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HIV is a virus that attacks the immune system, which is our body’s natural defence against illness. The virus destroys a type of white blood cell in the immune system called a T-helper cell, and makes copies of itself inside these cells. T-helper cells are also referred to as CD4 cells. As HIV destroys more CD4 cells and makes more copies of itself, it gradually breaks down a person’s immune system. This means someone living with HIV, who is not receiving treatment, will find it harder and harder to fight off infections and diseases. If HIV is left untreated, it may take up to 10 or 15 years for the immune system to be so severely damaged it can no longer defend itself at all. However, the speed HIV progresses will vary depending on age, health and background.

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hiv aids

HIV/AIDS

By Msut4care

brief description about hiv aids
Brief/description about HIV/AIDS

Human immunodeficiency virus infection and acquired immune deficiency syndrome (HIV/AIDS) is a spectrum of conditions caused by infection with the human immunodeficiency virus (HIV). Following initial infection, a person may not notice any symptoms or may experience a brief period of influenza-like illness. Typically, this is followed by a prolonged period with no symptoms. As the infection progresses, it interferes more with the immune system, increasing the risk of common infections like tuberculosis, as well as other opportunistic infections, and tumors that rarely affect people who have working immune systems. These late symptoms of infection are referred to as acquired immunodeficiency syndrome (AIDS). This stage is often also associated with weight loss.

basic facts about hiv
Basic facts about HIV
  • HIV stands for human immunodeficiency virus.
  • There is effective antiretroviral treatment available so people with HIV can live a normal, healthy life.
  • The earlier HIV is diagnosed, the sooner treatment can start – leading to better long term health. So regular testing for HIV is important.
  • HIV is found in semen, blood, vaginal and anal fluids, and breast milk.
  • HIV cannot be transmitted through sweat, saliva or urine.
  • Using male condoms or female condoms during sex is the best way to prevent HIV and other sexually transmitted infections.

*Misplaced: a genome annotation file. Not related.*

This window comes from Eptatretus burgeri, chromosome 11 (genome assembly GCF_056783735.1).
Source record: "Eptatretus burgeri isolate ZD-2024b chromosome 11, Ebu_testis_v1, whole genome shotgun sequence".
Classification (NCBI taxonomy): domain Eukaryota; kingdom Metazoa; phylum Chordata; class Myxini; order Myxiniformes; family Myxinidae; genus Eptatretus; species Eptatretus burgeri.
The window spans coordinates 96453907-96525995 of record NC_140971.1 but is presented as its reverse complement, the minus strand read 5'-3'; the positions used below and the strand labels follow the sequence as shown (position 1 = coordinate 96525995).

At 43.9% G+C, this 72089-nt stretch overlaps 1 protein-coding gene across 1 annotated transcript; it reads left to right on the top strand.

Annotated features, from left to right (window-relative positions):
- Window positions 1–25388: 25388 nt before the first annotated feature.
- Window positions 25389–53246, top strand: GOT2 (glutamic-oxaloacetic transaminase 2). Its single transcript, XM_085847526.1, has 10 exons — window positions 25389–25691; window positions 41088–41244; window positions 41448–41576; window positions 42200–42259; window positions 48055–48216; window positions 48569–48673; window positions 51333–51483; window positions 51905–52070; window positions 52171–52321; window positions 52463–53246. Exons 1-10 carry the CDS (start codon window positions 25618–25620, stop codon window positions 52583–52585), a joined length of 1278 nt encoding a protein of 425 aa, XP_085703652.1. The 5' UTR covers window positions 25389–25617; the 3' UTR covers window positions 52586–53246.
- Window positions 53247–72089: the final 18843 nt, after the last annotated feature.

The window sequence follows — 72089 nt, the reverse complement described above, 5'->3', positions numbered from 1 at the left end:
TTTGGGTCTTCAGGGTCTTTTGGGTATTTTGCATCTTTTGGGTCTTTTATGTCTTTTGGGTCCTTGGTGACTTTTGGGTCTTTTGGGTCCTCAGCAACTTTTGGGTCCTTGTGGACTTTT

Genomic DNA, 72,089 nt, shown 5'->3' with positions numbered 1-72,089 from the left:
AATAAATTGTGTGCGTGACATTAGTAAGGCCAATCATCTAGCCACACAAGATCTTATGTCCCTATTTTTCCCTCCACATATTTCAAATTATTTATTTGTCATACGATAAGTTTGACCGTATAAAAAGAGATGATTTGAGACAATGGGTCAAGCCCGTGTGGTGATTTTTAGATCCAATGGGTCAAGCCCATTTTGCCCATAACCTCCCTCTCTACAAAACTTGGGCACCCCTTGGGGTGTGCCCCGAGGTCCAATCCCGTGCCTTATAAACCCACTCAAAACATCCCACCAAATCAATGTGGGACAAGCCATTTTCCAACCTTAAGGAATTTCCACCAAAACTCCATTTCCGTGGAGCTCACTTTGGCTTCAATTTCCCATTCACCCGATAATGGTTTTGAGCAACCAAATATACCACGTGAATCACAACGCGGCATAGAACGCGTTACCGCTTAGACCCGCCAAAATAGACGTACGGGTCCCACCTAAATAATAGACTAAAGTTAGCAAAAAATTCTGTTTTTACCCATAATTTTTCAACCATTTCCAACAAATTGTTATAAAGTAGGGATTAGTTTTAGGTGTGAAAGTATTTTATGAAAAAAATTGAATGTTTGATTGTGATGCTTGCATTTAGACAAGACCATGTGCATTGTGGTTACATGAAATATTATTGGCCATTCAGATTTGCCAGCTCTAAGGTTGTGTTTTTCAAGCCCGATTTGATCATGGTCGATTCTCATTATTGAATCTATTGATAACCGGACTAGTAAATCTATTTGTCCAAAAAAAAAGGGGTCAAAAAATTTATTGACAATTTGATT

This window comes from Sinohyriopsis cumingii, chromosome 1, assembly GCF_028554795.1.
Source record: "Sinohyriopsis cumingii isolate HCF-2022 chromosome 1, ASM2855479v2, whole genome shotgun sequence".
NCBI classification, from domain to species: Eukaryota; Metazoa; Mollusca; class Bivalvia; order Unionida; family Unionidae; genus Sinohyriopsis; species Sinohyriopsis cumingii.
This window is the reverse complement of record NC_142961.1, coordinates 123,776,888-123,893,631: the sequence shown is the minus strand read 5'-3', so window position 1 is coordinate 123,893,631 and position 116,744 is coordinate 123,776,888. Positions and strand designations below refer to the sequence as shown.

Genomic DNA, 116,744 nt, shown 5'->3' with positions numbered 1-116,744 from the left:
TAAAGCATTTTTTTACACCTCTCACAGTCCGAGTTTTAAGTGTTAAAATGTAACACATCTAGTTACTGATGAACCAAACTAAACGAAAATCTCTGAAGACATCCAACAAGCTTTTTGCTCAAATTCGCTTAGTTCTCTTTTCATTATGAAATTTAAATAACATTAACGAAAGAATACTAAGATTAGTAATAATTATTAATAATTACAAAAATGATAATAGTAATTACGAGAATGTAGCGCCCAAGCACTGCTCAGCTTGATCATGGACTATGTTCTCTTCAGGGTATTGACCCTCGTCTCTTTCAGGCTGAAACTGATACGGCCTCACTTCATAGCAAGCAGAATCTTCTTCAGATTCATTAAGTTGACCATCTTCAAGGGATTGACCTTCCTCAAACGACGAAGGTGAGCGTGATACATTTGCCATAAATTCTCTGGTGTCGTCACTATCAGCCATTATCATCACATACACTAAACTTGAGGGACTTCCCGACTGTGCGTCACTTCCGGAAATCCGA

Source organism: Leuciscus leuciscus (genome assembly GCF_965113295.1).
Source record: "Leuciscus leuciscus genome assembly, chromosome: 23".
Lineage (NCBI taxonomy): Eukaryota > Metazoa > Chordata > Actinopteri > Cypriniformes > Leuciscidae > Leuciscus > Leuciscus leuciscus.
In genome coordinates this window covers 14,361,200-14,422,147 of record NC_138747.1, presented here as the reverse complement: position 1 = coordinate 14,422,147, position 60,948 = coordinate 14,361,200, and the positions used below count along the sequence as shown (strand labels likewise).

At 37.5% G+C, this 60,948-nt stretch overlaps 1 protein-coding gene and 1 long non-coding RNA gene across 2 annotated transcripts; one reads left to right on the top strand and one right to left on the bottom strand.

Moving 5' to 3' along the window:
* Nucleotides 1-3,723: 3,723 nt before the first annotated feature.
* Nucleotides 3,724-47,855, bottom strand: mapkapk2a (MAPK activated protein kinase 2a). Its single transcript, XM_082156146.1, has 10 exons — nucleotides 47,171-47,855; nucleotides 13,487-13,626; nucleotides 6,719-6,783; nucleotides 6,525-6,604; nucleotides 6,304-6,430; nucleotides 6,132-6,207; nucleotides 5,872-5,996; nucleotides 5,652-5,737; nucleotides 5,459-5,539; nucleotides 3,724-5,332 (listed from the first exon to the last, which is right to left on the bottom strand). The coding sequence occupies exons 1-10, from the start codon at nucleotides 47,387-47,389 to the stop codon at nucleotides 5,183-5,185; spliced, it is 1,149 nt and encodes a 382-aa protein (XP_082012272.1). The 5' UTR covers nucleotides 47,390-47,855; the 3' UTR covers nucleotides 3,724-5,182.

• If you inject drugs, always use a clean needle and syringe, and never share equipment.
  • If you are pregnant and living with HIV, the virus in your blood could pass into your baby’s body, or after giving birth through breastfeeding. Taking HIV treatment virtually eliminates this risk
transmission form one to other person of hiv aids
Transmission form one to other person of hiv/aids

HIV is transmitted by three main routes: sexual contact, significant exposure to infected body fluids or tissues, and from mother to child during pregnancy, delivery, or breastfeeding (known as vertical transmission).There is no risk of acquiring HIV if exposed to feces, nasal secretions, saliva, sputum, sweat, tears, urine, or vomit unless these are contaminated with blood.[ It is possible to be co-infected by more than one strain of HIV-a condition known as HIV superinfection.

status stages of aids
Status/stages of aids
  • There are three Stages of Aids
    • Acute infection
    • Latency
    • AIDS
    • Pulmonary
    • Gastrointestinal
    • Neurological
    • Psychiatric
    • Tumors
    • Other infections
acute infection
Acute infection
  • Acute HIV infection, primary HIV infection or acute seroconversionsyndrome is the second stage of HIV infection. It occurs after the incubation stage, before the latency stage and the potential AIDS succeeding the latency stage.
  • During this period (usually days to weeks post-exposure) fifty to ninety percent of infected individuals develop an influenza or mononucleosis-like illness called acute HIV infection (or HIV prodrome),the most common symptoms of which may include fever, lymphadenopathy, pharyngitis, rash, myalgia, malaise, mouth and esophageal sores, and may also include, but less commonly, headache, nausea and vomiting, fatigue, ulcers in the mouth or on the genitals, enlarged liver/spleen, weight loss, thrush, night sweats and diarrhea and neurological symptoms.